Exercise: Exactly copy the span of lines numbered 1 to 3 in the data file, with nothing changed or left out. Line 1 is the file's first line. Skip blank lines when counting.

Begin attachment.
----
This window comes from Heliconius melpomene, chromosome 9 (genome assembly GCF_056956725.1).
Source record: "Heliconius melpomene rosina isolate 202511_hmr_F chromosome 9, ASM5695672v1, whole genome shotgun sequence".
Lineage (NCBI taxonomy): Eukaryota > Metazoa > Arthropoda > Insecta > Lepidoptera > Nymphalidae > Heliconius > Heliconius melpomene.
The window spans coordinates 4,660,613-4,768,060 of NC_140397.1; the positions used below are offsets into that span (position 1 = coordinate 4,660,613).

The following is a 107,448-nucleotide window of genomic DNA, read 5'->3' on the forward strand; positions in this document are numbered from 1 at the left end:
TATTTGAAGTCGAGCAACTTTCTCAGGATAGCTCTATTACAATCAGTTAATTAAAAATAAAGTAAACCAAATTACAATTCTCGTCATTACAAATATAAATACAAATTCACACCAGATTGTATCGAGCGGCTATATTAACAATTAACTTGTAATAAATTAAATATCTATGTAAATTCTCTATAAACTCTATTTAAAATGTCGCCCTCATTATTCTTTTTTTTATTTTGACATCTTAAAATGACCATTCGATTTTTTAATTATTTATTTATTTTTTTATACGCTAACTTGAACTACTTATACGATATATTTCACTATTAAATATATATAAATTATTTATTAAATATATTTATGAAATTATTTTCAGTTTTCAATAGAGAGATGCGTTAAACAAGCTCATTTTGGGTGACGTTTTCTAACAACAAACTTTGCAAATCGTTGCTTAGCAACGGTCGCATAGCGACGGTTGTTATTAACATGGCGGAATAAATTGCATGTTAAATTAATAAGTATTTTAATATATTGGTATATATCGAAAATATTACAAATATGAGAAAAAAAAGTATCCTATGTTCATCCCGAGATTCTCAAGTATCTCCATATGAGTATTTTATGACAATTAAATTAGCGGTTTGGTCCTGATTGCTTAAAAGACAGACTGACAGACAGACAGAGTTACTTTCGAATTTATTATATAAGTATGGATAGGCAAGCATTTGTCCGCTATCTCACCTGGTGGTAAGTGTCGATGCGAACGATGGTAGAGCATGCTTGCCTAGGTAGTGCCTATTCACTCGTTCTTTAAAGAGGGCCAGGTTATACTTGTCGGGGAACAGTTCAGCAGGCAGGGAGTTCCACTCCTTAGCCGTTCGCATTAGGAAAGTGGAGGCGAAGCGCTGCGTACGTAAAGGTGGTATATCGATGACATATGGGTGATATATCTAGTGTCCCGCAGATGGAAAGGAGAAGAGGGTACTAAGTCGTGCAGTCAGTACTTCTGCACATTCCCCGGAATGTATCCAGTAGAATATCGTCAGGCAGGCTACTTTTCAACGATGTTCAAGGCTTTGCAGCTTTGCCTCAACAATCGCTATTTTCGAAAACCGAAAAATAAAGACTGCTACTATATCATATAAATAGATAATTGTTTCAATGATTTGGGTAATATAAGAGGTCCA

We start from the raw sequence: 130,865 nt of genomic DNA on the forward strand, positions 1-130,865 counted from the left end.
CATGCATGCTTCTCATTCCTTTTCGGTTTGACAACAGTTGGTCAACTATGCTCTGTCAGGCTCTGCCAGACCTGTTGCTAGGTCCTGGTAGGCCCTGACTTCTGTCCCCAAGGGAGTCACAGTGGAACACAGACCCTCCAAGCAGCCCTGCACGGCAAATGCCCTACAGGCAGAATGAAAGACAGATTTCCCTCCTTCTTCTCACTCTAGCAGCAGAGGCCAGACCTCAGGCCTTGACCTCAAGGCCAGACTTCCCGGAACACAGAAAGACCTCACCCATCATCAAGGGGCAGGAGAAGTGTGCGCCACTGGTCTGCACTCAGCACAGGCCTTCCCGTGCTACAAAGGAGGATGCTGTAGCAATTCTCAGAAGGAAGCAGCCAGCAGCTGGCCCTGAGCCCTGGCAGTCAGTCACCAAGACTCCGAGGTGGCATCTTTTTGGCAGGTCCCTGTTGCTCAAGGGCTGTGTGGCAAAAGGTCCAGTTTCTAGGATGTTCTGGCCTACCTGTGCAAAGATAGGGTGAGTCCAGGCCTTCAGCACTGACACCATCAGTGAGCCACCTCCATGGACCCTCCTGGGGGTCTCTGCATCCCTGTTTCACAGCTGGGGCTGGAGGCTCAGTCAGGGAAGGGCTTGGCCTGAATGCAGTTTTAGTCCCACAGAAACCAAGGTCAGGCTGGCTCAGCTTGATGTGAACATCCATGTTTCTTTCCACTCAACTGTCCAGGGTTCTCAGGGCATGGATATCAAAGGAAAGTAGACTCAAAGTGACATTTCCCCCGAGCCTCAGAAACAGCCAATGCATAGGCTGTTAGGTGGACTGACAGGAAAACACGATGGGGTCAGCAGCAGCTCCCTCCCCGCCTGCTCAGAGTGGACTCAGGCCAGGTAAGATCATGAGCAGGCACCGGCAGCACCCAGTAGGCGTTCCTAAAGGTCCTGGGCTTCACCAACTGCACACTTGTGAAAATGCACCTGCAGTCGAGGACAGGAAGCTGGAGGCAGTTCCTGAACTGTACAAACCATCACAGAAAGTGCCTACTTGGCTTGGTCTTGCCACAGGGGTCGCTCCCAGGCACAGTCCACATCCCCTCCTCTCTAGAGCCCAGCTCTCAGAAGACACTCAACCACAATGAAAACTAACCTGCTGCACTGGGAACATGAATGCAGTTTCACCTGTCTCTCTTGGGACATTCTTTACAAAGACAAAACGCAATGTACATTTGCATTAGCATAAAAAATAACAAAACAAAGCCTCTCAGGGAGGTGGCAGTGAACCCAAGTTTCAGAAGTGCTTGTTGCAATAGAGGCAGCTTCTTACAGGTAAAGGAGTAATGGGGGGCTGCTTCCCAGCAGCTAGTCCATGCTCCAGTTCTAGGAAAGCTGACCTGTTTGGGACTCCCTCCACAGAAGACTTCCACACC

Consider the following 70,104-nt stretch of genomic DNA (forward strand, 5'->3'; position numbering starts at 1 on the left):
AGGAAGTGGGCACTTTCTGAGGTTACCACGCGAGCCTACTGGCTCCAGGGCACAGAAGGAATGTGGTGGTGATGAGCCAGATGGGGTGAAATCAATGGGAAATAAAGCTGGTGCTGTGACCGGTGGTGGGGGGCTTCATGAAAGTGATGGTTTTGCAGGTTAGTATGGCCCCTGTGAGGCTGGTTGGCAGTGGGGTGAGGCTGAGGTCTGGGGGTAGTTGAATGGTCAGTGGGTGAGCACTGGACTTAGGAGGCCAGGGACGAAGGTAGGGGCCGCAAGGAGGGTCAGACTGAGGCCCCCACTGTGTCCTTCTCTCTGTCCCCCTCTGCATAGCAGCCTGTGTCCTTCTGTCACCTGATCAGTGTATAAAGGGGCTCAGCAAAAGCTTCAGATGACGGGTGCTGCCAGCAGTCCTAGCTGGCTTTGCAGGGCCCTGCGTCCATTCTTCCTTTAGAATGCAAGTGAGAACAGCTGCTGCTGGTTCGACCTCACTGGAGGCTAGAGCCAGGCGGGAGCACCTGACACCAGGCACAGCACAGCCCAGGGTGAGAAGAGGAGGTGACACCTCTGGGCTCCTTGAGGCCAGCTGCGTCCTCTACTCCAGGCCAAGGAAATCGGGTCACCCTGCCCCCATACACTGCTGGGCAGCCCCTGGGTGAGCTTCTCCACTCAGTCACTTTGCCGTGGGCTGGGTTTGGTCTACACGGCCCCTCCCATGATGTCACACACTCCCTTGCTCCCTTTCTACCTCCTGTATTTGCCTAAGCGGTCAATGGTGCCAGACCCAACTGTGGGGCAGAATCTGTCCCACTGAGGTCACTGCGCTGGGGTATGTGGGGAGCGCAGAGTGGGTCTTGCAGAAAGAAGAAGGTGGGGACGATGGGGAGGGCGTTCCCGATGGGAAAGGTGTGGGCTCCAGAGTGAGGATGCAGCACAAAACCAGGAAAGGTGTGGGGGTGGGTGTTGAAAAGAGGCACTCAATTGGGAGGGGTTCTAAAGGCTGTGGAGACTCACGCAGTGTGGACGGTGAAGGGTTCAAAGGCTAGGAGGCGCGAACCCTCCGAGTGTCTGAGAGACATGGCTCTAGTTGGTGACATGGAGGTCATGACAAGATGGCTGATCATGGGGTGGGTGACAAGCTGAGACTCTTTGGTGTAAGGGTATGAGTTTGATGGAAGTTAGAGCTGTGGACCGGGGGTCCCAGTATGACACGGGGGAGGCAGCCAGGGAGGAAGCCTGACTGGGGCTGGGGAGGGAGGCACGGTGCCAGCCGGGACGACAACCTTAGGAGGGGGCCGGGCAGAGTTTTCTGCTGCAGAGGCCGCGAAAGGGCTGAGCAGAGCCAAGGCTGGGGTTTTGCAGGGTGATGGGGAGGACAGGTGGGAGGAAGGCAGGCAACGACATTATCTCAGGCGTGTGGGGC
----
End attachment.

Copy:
This window comes from Heliconius melpomene, chromosome 9 (genome assembly GCF_056956725.1).
Source record: "Heliconius melpomene rosina isolate 202511_hmr_F chromosome 9, ASM5695672v1, whole genome shotgun sequence".
Lineage (NCBI taxonomy): Eukaryota > Metazoa > Arthropoda > Insecta > Lepidoptera > Nymphalidae > Heliconius > Heliconius melpomene.